"We're benefiting from their experience," Borba says. "We are using available technology not previously used within HR, which didn't cost us anything."
Meanwhile, the firm decided to postpone the planned upgrade of its HRIS, from Walldorf, Germany-based SAP. Although the plummeting economy was not the primary reason for this decision, the HR department was more than happy to find a more economical way to make the necessary changes to achieve its vision.
"We decided to do more with current technology rather than outsourcing," Borba says. An in-house project team led by Troccolo and Christine Scarice, project manager for HR technology, partnered with an outside consultant to build and test new functionality that was added to the existing system to ensure it met the organization's future needs.
The company also developed some resident experts on the technology, which lets it troubleshoot issues and develop further enhancements to the application.
Mercer's Michael Martin, a consultant in its HR Effectiveness practice, says that, in his experience, the things human resource practitioners are doing with technology to help their organizations get through the recession aren't necessarily creative or innovative. But they are things that need to be done sooner rather than later to drive the right outcomes.
"For example, we're seeing some clients push self-service farther out to employees than they had done before because cost reduction has become even more critical," Martin says. "Or, they might have been waiting to roll out all of manager self-service, but now they are able to push the envelope on rolling out that functionality sooner."
"A Transformational Time"
As another example, says Martin, a company might make some major changes related to the recession, and having the right HR technology systems in place to facilitate those changes can be the perfect tonic for today's times.
That's what happened at Waste Management, the large waste- and environmental-services firm based in Houston. Earlier this year, the 44,000-employee company consolidated its offices and centralized its operations in an effort to cut costs and realize greater efficiencies, says Krista Delsota, vice president for compensation, benefits and HRIM. As part of the process, Waste Management consolidated its operations from 45 markets to 25, and HR had to adjust quickly to meet the new alignment and consolidation demands.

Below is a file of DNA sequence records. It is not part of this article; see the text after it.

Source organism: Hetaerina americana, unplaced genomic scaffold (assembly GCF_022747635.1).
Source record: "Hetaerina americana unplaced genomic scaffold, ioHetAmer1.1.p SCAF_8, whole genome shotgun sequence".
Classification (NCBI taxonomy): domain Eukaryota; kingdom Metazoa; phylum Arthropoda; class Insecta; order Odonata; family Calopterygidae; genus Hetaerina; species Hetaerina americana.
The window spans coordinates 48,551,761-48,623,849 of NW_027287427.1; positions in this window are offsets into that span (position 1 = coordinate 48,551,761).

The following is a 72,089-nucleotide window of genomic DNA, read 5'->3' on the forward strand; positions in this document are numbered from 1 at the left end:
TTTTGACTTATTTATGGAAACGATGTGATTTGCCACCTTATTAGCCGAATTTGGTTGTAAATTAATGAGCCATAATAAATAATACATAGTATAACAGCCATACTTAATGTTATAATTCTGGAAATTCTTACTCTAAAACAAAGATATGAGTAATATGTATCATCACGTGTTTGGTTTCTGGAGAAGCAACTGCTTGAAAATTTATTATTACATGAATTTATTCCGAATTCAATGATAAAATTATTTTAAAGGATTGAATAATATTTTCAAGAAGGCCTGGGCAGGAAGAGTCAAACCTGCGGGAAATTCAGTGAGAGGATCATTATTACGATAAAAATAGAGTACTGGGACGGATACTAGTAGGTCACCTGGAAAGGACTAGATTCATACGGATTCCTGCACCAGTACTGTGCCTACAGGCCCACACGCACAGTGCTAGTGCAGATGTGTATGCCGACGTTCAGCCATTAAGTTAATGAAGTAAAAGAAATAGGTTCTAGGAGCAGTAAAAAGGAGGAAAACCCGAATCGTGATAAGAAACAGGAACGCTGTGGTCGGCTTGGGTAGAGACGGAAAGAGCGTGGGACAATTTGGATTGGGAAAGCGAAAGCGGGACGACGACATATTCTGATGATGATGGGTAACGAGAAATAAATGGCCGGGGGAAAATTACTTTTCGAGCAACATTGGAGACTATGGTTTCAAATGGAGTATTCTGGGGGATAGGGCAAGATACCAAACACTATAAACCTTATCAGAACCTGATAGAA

At the same time, the company also decided to change its salary planning from March to June for its nonexempt population. Plus, it froze the salaries of exempt employees. Those recession-related moves could have caused a major disruption, but the company had recently moved to a new compensation-planning system, and HR was ready for the challenge.
In this case, configuring the new plan and worksheets from staging to production took approximately two weeks, mainly because the system (from Waltham, Mass.-based Authoria) gave HR the flexibility to change the eligible population and budget with a few mouse clicks. In the past, the same process might have taken two or three months.
"[The system] allowed us to make the adjustments accurately and quickly, which would have been a huge issue in the past," Delsota says.
Delsota notes that while the compensation and bonus processes are "not fun," managers and employees much prefer the new process compared to how it was done in the past.
Delsota says that, when HR looked at all the possibilities in managing costs during the recession, the compensation tool gave her the confidence to know cost reduction was possible with little pain.
"We could do what was right for the business in these times, from a compensation standpoint," she says. "Two years ago, we would have said, 'We can't do what you're asking us to do.' It was nice to be a business partner, to offer some solutions, and not tell management, 'This is why it can't happen.' "
The CEB's Penn says that, in general, most HR executives haven't seen anything like the current recession in their lifetimes.
"There is a perfect storm going on," Penn says. "It's a difficult time, but also a ... time to transform for the better, not to go into a bunker.
"There are opportunities for HR organizations to step up and show how technology can help organizations come out stronger on the other end," he says.